Higher flood risks, particularly in the tropics
Researchers at Deltares applied a new dataset and found that coastal zones in much of the world are actually lower than has been realised. Therefore more people will suffer from sea level rise.
Aljosja Hooijer and Ronald Vernimmen of Deltares published these findings in a paper on the website of Nature Communications on 29 June.
More accurate land elevation data
Accurate land elevation data for coastal flood risk assessments has only been available for limited parts of the world. So far, this resulted in high uncertainty in projections of land area at risk of sea level rise (SLR).
The two researchers at Deltares used satellite elevation data obtained through Light Detection And Ranging of Laser Imaging Detection And Ranging (LiDAR) technology. These very accurate land elevation datasets are becoming available globally since NASA launched the ICESat-2 satellite in 2018. The LiDAR datasets have been applied in a new global digital terrain model (DTM) for coastal lowlands.
More flood risks in Asia
Coastlines that were thought to be well above sea level have now been found to be only two metres, or even just one metre, above mean sea level. And that is precariously close to current water levels during high tides, or mean sea level in a few decades.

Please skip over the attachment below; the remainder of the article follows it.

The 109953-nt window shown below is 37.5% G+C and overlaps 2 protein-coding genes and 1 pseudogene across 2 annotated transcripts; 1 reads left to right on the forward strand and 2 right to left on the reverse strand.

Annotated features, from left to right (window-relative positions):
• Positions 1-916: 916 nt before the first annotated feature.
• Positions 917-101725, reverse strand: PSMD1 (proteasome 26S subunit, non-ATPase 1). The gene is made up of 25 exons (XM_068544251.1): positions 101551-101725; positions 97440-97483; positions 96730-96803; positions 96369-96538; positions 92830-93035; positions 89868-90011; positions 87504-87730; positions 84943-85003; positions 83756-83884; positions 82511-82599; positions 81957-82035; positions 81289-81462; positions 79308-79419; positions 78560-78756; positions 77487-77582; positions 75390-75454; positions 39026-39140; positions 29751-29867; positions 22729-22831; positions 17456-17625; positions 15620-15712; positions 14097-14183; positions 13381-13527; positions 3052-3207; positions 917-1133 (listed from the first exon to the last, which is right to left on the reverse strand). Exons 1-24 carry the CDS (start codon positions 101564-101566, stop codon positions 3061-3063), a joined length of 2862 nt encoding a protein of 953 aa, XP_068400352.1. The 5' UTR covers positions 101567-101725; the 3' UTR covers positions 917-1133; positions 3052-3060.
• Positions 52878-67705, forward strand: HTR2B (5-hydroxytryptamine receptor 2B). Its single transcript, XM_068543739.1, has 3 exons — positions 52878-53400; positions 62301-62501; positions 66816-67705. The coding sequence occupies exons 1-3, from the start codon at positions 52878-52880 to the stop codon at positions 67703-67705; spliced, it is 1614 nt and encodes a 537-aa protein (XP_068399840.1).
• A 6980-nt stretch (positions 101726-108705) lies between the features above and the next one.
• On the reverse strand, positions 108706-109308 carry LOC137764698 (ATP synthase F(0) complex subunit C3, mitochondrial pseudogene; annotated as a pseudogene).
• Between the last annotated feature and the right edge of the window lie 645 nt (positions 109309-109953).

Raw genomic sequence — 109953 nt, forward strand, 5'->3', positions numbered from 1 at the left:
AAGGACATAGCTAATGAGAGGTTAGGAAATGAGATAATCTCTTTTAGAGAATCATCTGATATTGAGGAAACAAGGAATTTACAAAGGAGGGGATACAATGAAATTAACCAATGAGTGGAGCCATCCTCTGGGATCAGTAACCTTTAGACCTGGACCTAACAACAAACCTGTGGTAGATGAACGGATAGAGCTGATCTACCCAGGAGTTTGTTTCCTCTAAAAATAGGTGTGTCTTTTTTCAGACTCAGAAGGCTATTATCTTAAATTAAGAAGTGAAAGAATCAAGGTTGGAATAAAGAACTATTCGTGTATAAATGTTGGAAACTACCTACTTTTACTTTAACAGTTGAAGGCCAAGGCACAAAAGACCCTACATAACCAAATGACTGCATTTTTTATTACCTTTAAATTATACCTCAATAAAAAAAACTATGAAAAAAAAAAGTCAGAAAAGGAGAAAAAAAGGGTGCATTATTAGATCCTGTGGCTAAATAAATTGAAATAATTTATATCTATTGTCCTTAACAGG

The research showed that of the worldwide land area less than 2 m above mean sea level, some 649,000 km2 or 62 percent is in the tropics. Even in the case of a low-end relative sea level rise of 1 m by 2100 and a stable lowland population number and distribution, the 2020 population of 267 million on such land would increase to at least 410 million of which 72 percent in the tropics and 59 percent in tropical Asia alone.
More accurate coastlines
‘To assess flood risks, we need to know the exact land elevation’, explains Aljosja Hooijer, a researcher at Deltares and the National University of Singapore, and first author of the paper. ‘In places like the Netherlands or Singapore, the land surface is mapped very well and we know the elevation relative to mean sea level for any location. However, the exact land elevation is not known for most regions around the world', Hooijer states,
Accurate data are particularly scarce in the tropics and it has now emerged that two-thirds of the world’s lowest coastlines are there.
Tropical regions in particular
'Now that we have these accurate data', he continues, 'experts and policymakers will be better informed about the locations of the most vulnerable areas and they can focus on those areas. Three-quarters of the populations most at risk are in the tropics, especially Southeast Asia'.
As the problem is exacerbated there by land subsidence resulting from drainage and groundwater pumping, the researchers advise strengthening support for countries like Indonesia and Bangladesh to prepare for a sea level rise while reducing land subsidence.
Read the full paper Global LiDAR land elevation data reveal greatest sea-level rise vulnerability in the tropics on Nature Communications.